Pakistan’s minorities continue to aspire to become truly equal citizens and serve the country in every field. However, an area that is somewhat barren as far as the representation of minorities is concerned is sports — especially cricket, which is the country’s unofficial national game.
The last debut of a non-Muslim cricketer in Pakistan was 19 years ago. While those at the helm of affairs can put forth excuses of lack of talent, the general perception is that like in most fields, members of minorities are not given a fair chance when competing with the majority Muslim population.
Cricket — which unites the country almost like no other force — has only had a handful of non-Muslim players to-date.
Wallis Mathias was the first member of minorities to play international cricket for Pakistan. Starting at the age of 20 in November 1955, the noted fielder played 21 Test matches over the next seven years. The 64 and 45 runs the middle-order batsman scored in Pakistan’s win over West Indies in Dhaka in the 1958-59 season are still remembered. He also became the National Bank team’s first captain in 1969-70 and played until 1975-76 before becoming the team’s coach, selector and manager.
Duncan Sharpe was an aggressive right-hand batsman and wicketkeeper who played in the solitary series against Australia in 1959-60. He was also the top scorer in the first Test match at Dhaka but after the series he did not represent Pakistan again and migrated to Australia where he played for South Australia in Sheffield Shield from 1961 and 1966.
Antao D’Souza made his mark by scoring 76 runs in six Test matches and also claimed 17 wickets. He remains only the second player in cricket history whose batting average is more than his highest score. Later, D’Souza moved to Canada with his family.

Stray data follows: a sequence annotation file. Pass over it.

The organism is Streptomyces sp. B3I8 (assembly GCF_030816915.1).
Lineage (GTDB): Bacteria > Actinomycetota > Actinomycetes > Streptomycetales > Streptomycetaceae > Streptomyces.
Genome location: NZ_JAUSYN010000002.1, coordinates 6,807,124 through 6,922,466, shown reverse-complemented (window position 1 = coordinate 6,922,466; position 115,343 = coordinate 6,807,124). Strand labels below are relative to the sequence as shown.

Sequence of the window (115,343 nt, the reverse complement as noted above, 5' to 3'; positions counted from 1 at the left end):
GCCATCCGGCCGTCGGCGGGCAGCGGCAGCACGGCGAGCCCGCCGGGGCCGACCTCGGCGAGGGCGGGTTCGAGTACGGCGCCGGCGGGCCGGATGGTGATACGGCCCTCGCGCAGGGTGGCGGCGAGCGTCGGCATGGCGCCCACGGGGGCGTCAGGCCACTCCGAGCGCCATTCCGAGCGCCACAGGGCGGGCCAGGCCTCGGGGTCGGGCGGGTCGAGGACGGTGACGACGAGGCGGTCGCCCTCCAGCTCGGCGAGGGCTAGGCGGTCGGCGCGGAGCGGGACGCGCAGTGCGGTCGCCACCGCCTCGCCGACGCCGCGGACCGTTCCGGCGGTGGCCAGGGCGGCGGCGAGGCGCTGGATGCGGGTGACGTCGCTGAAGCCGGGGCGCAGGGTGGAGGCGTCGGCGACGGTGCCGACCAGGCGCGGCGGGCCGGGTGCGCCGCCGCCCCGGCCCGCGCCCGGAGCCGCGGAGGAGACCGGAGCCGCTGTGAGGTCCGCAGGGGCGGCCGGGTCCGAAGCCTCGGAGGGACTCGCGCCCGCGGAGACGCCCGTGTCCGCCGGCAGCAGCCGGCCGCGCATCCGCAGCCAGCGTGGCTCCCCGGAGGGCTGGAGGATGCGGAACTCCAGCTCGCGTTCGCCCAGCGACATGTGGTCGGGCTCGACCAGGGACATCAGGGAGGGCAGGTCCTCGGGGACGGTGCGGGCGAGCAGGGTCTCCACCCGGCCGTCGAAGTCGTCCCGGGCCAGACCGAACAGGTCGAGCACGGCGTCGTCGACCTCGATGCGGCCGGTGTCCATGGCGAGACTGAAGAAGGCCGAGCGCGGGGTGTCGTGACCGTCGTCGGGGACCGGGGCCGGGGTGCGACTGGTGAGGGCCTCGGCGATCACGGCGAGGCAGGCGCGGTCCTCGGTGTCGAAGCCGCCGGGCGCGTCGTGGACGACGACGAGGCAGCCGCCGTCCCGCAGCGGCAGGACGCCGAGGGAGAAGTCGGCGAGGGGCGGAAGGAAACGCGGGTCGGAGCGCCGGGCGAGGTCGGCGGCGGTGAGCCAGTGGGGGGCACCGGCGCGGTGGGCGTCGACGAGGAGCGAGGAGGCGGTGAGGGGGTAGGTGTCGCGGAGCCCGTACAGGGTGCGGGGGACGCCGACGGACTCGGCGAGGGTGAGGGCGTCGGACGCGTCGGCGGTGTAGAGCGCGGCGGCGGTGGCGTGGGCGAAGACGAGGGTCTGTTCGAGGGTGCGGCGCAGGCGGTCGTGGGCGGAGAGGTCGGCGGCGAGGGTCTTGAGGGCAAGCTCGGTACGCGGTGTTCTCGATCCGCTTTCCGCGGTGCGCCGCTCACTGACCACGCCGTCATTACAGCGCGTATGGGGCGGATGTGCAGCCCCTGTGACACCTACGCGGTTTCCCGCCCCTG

Anil Dalpat debuted against England in Karachi in 1983-84. In his nine Test matches, he made 25 dismissals and scored 167 runs with the highest score of 52. He took 22 catches behind the stumps as well. He is also the first non-Muslim to represent Pakistan in One Day International (ODI) format of the game.
Sohail Fazal played two ODI matches and scored 32 against India in the sixth match of the 1989-90 Champions Trophy. In his debut match of the same series, he scored 24 runs off 34 balls. Sohail’s strike rate was 94.91 with an average of 28 runs.
Rusi Nausherwan Dinshaw played both unofficial Tests when Sri Lanka — the Ceylon — toured Pakistan in 1949-50. Later, he was also part of Pakistan’s first Test squad which toured India in 1952-53.
One of Pakistan’s greatest players, Yousuf Youhana, started his career against South Africa in February 1998. Before converting to Islam and becoming Mohammad Yousuf, the big-hitter would make the sign of the Christian cross every time he would make a half-century or century – giving hope to minorities’ members and showing a plural image of Pakistan. After becoming a Muslim in late 2005, he scored 1,788 runs including nine centuries the following year, breaking the 30-years-old record of West Indies’ legend Sir Vivian Richards. Later, following some disciplinary issues, he announced retirement from the sport.
To-date, Pakistan’s last international player from minorities was Danish Kaneria. He took 276 international wickets in 61 Tests and 18 ODIs, and also has over 1,000 first class wickets to his credit. The world class leg-spinner’s career ended abruptly, however, when he was struck with a life ban by the English Cricket Board after being found guilty of corruption in a spot fixing case.
Commenting on the issue, former cricketer and coach, Jalaluddin, said Pakistan’s cricket scene always had Hindu and Christian players but in sync with the discrimination-led migration of minorities in the country, the number of such players has reduced greatly.
Echoing the sentiment, former team manager and head of the Karachi City Cricket Association, Syed Sirajul Islam Bukhari, said it is a fact that most of the cricketers from minorities hailed from Karachi. He likened the decline in their numbers to the alleged fall in selection of players from Karachi in general.
Former cricketer and national record holder Nadeem Yousuf said Lal Kumar could be a substitute for Abdul Razzaq but he was neglected at the peak of his career for flimsy reasons. “Any player of any country never represents his or her religion but plays as an ambassador of the country,” he said, adding that discrimination in cricket must end so talented players from any religion or region have a fair shot at the pitch.